Trip.com and Skyscanner joined expert panel looking at COVID-19 impact on aviation
Online Travel Conference: Travellers will seek reassurance and information before flying again
Travellers are optimistic of flying again but are seeking information to reassure them it is safe and flexibility, Skyscanner told an Online Travel Conference panel session on last week.
The discussion, hosted by Travolution featured Skyscanner vice president commercial High Aitken, James Spalding, trip.com regional flight director, Dr Joe Leader, chief executive of Apex, and Steve Domin, chief executive and founder of start-up Duffel.
The panel discussed the future of aviation and online travel in a post-COVID-19 world and how airlines, airports and intermediaries may have to adapt once travel restarts.
Aitken said Skyscanner’s regular consumer barometer is finding a high degree of optimism over the safety of international, and particularly domestic travel, within the next six months.
“Very much we see travellers wanting to start travelling again. But we also see a lot about information being very important to travellers, about what the journey is going to be like, what restrictions there might, what the border arrangements are.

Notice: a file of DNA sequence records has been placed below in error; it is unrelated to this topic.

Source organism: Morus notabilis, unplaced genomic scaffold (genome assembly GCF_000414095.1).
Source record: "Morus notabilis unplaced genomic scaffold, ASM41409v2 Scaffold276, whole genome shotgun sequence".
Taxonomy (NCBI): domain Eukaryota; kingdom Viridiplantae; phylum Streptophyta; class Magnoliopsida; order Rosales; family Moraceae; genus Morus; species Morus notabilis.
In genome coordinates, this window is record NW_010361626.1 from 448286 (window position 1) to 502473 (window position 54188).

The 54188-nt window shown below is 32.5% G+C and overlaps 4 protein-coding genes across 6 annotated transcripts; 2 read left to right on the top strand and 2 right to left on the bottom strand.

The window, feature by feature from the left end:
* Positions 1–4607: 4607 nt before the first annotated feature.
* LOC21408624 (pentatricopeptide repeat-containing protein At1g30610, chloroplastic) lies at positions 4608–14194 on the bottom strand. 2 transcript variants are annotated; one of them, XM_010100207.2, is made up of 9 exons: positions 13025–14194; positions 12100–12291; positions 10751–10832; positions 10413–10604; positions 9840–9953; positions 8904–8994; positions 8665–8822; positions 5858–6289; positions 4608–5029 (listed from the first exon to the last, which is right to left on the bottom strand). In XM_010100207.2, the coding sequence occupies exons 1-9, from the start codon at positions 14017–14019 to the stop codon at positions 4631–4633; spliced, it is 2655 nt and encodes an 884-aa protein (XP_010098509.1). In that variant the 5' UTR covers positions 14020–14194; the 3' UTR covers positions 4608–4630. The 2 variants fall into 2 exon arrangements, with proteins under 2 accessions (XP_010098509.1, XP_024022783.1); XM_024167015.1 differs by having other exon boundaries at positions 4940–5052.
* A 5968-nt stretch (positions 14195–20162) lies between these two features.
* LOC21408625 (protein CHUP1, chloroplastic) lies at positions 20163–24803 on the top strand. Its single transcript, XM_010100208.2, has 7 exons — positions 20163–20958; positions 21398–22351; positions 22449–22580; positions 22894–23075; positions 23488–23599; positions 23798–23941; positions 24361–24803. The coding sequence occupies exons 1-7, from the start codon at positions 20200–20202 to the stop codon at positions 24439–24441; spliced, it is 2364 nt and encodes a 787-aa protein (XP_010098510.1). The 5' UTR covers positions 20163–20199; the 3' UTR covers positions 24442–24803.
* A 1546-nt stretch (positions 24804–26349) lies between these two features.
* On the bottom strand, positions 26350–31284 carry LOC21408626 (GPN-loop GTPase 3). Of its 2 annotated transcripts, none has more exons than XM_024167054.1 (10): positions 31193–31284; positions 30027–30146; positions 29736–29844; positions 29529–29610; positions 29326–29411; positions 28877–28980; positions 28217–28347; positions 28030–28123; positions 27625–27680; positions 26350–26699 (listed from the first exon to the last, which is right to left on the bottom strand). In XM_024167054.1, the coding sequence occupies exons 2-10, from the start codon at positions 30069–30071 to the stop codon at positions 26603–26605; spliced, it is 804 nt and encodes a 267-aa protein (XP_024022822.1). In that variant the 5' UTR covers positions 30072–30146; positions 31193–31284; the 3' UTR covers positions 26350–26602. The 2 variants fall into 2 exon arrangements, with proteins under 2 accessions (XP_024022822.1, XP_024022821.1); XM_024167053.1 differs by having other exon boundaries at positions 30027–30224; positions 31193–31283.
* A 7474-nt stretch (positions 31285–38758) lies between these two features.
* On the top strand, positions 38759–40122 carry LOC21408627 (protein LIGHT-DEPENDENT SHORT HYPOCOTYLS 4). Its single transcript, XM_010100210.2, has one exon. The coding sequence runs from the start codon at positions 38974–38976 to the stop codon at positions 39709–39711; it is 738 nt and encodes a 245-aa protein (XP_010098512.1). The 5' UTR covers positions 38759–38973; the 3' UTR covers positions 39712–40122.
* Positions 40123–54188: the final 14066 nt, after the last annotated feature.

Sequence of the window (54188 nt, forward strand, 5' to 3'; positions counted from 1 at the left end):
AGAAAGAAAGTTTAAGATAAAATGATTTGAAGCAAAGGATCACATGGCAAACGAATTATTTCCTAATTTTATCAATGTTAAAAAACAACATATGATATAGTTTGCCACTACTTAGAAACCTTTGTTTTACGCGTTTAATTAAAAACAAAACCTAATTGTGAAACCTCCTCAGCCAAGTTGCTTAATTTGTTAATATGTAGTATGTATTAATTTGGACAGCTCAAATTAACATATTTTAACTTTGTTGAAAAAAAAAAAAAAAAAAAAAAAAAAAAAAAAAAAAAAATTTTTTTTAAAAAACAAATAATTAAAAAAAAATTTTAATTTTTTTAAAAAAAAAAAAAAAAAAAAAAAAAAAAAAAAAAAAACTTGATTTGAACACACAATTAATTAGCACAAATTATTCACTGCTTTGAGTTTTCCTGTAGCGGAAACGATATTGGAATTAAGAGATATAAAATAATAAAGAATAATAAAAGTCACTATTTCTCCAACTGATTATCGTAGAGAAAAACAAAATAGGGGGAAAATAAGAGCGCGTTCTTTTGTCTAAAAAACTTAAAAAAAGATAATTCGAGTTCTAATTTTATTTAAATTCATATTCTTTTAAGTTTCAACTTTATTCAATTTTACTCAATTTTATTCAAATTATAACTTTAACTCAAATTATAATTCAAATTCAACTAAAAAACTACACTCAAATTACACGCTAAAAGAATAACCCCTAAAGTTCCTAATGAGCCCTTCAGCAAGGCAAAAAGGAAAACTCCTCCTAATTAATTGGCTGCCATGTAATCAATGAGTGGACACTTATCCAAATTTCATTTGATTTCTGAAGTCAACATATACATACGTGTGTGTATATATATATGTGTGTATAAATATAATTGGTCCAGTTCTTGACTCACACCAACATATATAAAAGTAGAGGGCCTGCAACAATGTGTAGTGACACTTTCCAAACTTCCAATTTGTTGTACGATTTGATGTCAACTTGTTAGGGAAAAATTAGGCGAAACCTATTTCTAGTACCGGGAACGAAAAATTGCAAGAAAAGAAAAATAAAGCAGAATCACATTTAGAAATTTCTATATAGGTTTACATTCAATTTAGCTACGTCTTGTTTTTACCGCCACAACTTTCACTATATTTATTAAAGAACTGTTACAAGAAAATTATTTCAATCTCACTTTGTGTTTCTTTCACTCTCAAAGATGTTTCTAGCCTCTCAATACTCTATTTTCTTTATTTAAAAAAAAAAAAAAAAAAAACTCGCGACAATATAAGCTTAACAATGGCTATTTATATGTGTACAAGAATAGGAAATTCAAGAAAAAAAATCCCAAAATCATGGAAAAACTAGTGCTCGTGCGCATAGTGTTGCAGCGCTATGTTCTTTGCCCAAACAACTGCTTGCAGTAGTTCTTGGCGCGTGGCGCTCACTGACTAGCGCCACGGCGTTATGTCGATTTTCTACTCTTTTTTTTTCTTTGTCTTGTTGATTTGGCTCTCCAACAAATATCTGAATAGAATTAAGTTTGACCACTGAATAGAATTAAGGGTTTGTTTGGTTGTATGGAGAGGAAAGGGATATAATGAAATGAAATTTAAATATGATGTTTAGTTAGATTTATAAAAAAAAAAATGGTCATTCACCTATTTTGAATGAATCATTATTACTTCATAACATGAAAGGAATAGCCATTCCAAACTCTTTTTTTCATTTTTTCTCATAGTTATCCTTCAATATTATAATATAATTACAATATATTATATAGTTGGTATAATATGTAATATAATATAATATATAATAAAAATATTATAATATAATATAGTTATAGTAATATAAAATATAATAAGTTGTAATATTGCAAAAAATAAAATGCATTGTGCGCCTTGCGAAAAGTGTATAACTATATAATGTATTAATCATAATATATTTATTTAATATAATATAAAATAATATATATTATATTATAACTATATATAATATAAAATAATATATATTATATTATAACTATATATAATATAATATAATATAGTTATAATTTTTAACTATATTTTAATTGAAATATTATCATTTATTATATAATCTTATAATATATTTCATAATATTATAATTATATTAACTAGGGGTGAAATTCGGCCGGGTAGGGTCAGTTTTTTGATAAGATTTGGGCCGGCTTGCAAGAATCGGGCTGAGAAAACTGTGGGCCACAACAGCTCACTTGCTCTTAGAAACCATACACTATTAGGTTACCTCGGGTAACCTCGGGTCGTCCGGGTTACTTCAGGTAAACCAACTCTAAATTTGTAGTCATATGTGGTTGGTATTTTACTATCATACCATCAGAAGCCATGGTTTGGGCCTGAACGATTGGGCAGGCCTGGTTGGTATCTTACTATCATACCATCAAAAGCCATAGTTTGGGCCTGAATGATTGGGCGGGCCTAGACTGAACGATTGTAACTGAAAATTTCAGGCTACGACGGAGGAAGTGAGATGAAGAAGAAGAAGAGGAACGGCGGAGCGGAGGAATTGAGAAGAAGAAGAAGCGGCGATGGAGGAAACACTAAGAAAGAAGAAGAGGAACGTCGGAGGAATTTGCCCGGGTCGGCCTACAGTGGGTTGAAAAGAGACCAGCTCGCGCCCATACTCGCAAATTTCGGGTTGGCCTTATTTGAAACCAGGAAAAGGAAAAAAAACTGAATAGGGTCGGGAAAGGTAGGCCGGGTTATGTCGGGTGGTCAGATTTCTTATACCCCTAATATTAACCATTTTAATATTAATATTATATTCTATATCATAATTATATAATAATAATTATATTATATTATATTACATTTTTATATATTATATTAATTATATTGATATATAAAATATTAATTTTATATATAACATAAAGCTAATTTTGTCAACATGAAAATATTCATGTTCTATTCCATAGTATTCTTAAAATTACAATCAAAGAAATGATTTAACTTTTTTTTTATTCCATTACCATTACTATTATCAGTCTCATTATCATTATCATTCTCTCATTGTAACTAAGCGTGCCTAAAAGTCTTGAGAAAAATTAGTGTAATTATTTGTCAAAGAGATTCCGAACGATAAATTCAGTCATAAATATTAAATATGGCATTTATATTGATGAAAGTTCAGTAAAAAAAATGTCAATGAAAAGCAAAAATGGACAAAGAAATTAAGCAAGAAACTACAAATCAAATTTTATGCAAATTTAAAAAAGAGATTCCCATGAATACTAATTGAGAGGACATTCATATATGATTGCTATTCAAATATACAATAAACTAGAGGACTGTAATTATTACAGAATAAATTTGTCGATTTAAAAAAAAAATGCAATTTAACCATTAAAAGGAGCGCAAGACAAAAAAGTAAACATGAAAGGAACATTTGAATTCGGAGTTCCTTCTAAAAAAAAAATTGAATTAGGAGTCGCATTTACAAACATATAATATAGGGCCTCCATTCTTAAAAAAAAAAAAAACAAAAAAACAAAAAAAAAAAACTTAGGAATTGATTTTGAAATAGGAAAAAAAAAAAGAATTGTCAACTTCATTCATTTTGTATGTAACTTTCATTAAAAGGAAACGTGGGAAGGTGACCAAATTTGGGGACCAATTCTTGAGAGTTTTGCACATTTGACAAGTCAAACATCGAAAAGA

“A lot of information or advice is needed and travellers are wanting that assurance when they are booking right up to travel, and also flexibility.
“So travellers are believing we might be in a cycle of opening up, then closing and they are wanting to know that they have flexibility so we’ve started adding notes on flexibility options for hotels and flights responding to that sort of feedback from a traveller.”
Leader revealed the results of a recent global study of 900 million traveller social media sentiment insights over two months conducted in partnership with Black Swan Feather, Apex and Ipsa.
“We were surprised to see that the top issues in terms of negative passenger sentiment were difficulty finding information from their airlines about how to travel, what was restricted, what was allowed, what was going on.
“And then second behind that was food Inspection, which was a surprise to us as well. And third behind that were sanitary efforts where airlines worldwide were taking the most assertive steps.”
Spalding said it had already picked up on this need for information from travellers and is taking steps to provide that.
He said: “At trip.com we’ve already launched a travel advisory tool and an international travellers guide which is accessible from the homepage of our website and on the app.
“A traveller can quite easily go into that and they can see a lot of what the arrival restrictions may be the destination that you want to go to, as they can start to start to plan their travel if they’re looking at that.
“We’re also bringing into some elements of flexibility as well so whether the airline has a flexible ticket we’re making sure that that’s quite well noted, so that the traveller can see that into consideration when they’re flying.